Google Executive Chairman Eric Schmidt, Google CEO Larry Google and Page Co-Founder Sergey Brin pose in a Google self-driving car in Jan. 2011.
(Image: © Google)
Ordinary Americans can’t buy intelligent, self-driving cars yet just, however the technology could someday revolutionize among the nation’s most common road rituals — the morning and evening commutes that bookend the workday for thousands of people.
The transformation of this bleary-eyed, coffee-chugging routine won’t happen overnight — Nevada just issued the world’s first license for a self-driving vehicle to Google on, may 7. However the gradual switch to a hands-off driving approach promises perks including saving on gas money, faster commutes and the blissful luxury of texting on smartphones without risking a crash.
«We have been focusing on this and great deal of thought for days gone by 10 years roughly,» said Peter Stone, director of the training Agents Research Group at the University of Texas in Austin. «The idea of the research is to consider the implications for having all or the majority of the cars on the highway being autonomous.»
Have a rest on the highway
Today’s drivers must quit hours of their day to the daily drive backwards and forwards from work. Tomorrow’s self-driving car owners can settle back the comfort of their ride to obtain a start work emails, see the news headlines or catch through to a favorite Television show — all without fretting about getting lost, switching lanes on the road or squeezing into tiny parking spaces.
«These types of systems is to the stage where you can flip a switch and they’re going to be fully autonomous,» Stone told InnovationNewsDaily. «Many cars can already park themselves and also have active cruise control.»
Goodbye to red lights
Traffic lights may go extinct once self-driving cars rule the street. Tomorrow’s self-driving cars could «talk» wirelessly using an automated system that calculates the paths for cars to create turns or whiz through intersections without stopping.
Such intersections could shrink average road delays by as much as 100 times in the most extreme circumstances, Stone said. He and his colleagues previously created a simulation showing cars streaming past each other at an intersection with only the slightest slowdowns in speed — a somewhat terrifying sight for today’s drivers. But such changes would only be possible everyone owns a self-driving car once.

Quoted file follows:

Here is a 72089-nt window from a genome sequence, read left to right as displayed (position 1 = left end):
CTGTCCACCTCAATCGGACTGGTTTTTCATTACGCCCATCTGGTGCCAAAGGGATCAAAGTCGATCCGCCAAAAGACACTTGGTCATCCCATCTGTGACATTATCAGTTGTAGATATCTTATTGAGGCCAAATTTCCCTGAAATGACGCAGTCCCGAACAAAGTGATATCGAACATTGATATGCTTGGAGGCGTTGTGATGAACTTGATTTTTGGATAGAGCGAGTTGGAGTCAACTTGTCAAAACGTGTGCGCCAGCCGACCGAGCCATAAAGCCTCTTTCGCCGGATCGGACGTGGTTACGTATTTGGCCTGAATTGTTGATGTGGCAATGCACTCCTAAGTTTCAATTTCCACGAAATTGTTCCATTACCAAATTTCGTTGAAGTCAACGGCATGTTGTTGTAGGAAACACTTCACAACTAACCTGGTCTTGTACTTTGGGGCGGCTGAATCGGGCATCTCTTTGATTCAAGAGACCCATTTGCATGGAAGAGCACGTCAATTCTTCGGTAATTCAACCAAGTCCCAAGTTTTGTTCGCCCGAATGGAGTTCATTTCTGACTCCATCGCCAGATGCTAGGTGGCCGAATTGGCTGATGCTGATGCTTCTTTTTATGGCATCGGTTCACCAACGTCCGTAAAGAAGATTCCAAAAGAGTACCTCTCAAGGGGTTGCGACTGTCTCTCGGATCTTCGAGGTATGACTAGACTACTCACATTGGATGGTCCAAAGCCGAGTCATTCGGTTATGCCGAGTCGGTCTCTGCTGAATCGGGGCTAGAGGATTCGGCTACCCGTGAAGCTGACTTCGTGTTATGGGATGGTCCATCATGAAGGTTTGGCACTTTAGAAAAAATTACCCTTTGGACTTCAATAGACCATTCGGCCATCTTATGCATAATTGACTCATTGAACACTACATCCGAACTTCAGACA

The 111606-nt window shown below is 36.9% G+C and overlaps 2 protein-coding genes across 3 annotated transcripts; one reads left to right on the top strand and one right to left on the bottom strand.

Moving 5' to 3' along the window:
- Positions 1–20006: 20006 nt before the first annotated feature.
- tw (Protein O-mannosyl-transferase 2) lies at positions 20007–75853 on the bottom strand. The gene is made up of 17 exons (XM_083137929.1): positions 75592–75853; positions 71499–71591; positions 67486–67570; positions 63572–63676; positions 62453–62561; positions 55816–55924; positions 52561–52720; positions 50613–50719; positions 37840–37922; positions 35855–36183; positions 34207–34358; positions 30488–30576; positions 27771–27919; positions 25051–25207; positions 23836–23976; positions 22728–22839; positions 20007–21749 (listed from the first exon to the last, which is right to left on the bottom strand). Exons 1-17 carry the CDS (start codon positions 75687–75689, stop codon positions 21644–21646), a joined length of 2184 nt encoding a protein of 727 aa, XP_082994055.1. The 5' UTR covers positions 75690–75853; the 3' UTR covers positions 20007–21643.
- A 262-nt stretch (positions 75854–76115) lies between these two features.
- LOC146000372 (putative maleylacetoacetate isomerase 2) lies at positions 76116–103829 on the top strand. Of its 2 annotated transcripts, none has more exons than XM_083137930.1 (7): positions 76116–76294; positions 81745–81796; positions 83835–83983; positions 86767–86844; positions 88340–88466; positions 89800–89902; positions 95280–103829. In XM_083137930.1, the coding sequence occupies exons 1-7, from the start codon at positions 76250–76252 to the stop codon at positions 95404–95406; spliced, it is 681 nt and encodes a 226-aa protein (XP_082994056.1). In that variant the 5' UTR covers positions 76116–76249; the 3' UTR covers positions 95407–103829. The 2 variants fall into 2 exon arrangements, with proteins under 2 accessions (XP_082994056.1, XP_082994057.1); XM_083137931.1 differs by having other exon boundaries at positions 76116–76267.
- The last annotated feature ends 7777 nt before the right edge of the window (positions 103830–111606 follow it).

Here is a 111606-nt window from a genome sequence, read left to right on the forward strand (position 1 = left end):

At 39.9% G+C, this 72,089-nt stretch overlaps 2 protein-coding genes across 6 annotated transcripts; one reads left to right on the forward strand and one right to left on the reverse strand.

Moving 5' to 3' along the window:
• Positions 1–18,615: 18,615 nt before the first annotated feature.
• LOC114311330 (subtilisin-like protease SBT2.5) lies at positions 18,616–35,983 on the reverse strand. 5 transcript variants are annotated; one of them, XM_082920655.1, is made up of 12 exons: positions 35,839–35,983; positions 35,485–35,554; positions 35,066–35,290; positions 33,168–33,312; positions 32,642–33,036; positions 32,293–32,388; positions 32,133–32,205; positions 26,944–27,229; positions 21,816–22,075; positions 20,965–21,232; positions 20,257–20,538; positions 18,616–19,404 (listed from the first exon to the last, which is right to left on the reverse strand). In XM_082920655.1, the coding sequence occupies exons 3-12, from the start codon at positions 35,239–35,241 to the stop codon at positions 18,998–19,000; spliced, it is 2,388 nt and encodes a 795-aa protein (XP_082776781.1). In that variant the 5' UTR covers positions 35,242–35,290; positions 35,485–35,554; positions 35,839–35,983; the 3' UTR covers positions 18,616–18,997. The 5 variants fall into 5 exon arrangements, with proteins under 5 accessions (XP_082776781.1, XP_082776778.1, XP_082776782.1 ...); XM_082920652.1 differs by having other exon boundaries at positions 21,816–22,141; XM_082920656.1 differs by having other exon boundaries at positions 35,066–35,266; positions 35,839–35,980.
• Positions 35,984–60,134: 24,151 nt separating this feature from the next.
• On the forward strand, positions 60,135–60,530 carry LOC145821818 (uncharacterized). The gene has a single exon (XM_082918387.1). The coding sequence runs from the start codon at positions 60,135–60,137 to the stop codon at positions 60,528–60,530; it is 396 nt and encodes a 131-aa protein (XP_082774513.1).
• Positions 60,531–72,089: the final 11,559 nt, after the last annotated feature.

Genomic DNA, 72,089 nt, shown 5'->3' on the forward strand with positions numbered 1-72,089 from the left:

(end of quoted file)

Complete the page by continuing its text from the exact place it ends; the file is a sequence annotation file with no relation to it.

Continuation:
«We discovered that most advantages of autonomous intersections don’t really activate until most cars on road are autonomous [a 90 percent penetration level],» Stone explained. «But at every point on the way, we found small benefits for individuals with autonomous cars.»
Save well on gas money
Early adopters of self-driving cars could find themselves stopping less often to fill on gas (or recharge the batteries of electric or hybrid plug-in cars). That’s just because a self-driving car could quickly and precisely calculate just how much to step on the gas pedal or when to start braking before an end sign.
«Imaginable the power of cars to accelerate or decelerate much more smoothly on our current roadways, so that they reduce fuel use and emissions,» Stone said.
Some penny-pinching drivers already practice «hypermiling» ways to avoid wasting fuel with excessive acceleration or braking. But self-driving cars could spread such energy-saving habits to everyone automatically.
People on today’s roads face a gauntlet of distracted drivers, drunk drivers or sleepy drivers. Self-driving cars could go quite a distance toward eliminating such dangers by firmly taking over control from addled, error-prone human drivers — particularly if self-driving cars talk to one another to discuss road or traffic conditions.
The rise of self-driving cars may possibly also reduce number of crashes and deaths among vehicle drivers and passengers. About 33,000 people die on U.S. each year roads, according to a AAA study conducted by Cambridge Systematics in 2011. Total U.S. crashes tacked on the added financial cost of almost $300 billion annually.
Shared cars for everybody
Self-driving cars may finish up cementing the imagine private car ownership, however they could also noticeably raise car-sharing among those that don’t own cars — a hybrid of car-rental programs such as for example Zipcar and automated roving taxis. That could allow even individuals who don’t own cars to become listed on in on the newly improved work commute of the 21st century.
Such car-sharing will make more efficient usage of cars that could otherwise sit idly in parking lots throughout the day. The cars may possibly also come right to someone’s home for pickup, instead of requiring visitors to walk to the nearest car-share parking lot.
«Its not necessary so many cars parked and taking on space if they could possibly be driving off by themselves to be reused,» Stone said.
This whole story was proviede by InnovationNewsDaily, a sister site to LiveScience. You can follow Senior Writer Jeremy Hsu on Twitter @ScienceHsu InnovationNewsDaily. Follow InnovationNewsDaily on Twitter @News_Innovation, or on Facebook.